Well, actually I have no idea if Carlos Gonzalez loves the mountains or if Chase Headley hates the beach, but if my home/road splits looked like their’s, I would certainly start to appreciate/blame the topography.
Many have pointed out how dramatic a split young Carlos Gonzalez possess — at home in Colorado, he’s an elite swing sultan; away from where the beer flows like wins, he is a pedestrian, league-average bat-swinger. Yeah, we get it. Everyone knows, right?
Well, the split is perhaps more dramatic than initially anticipated. Looking at players in the last decade (from 2001 through 2011) with a minimum of 500 home and 500 away PAs, we see CarGo has hit a wRC+ 74 points higher at home than away — more than anyone else in the period:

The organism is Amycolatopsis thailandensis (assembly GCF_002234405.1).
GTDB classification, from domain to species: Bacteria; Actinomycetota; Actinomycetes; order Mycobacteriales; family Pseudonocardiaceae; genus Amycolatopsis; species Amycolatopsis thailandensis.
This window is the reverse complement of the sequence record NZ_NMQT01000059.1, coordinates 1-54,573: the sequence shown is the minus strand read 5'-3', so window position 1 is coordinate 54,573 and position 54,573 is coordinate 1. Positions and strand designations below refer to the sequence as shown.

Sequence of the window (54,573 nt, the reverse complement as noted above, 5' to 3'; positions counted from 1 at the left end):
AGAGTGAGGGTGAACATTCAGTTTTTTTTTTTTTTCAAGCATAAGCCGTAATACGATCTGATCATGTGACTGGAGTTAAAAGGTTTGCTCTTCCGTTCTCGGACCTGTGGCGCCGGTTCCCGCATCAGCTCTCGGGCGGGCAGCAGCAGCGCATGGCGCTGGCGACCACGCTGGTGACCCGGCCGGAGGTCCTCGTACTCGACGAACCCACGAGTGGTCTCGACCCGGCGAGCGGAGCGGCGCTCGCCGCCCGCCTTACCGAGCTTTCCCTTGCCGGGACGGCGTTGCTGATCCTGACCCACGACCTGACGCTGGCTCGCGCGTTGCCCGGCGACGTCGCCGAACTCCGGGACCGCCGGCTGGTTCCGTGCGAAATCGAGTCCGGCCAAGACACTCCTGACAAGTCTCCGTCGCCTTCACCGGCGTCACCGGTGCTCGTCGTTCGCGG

In other words, no one compares to Carlos Gonzalez… Okay, well, actually one guy does.
And it makes a world of difference.
Before the CarGo Era, there was the Matt Holliday Era. Matt Holliday had a wRC+ 66 points higher in the Rockies during his tenure with Colorado. Then, he got traded to the St. Louis Cardinals and continued to mash like he never left Colorado.
What does this mean? Hellifiknow. But it certainly means that being a product of Coors Field doesn’t necessarily make a body a bad player. Perhaps it helped make a young Holliday look better than he really was, and then when he became an even better player, we just didn’t notice. Who knows?
In the meantime, San Diego Padres hitters must be just about sick of the west coast life. Chase Headley and a pair of other Padres have seen their wRC+ absolutely bottom out in PETCO
Here’s the top 9 and bottom 9 (why 9? Because I’m feeling frisky) home/road split differences for 2001 through 2011 (min. 500 PAs both home and away):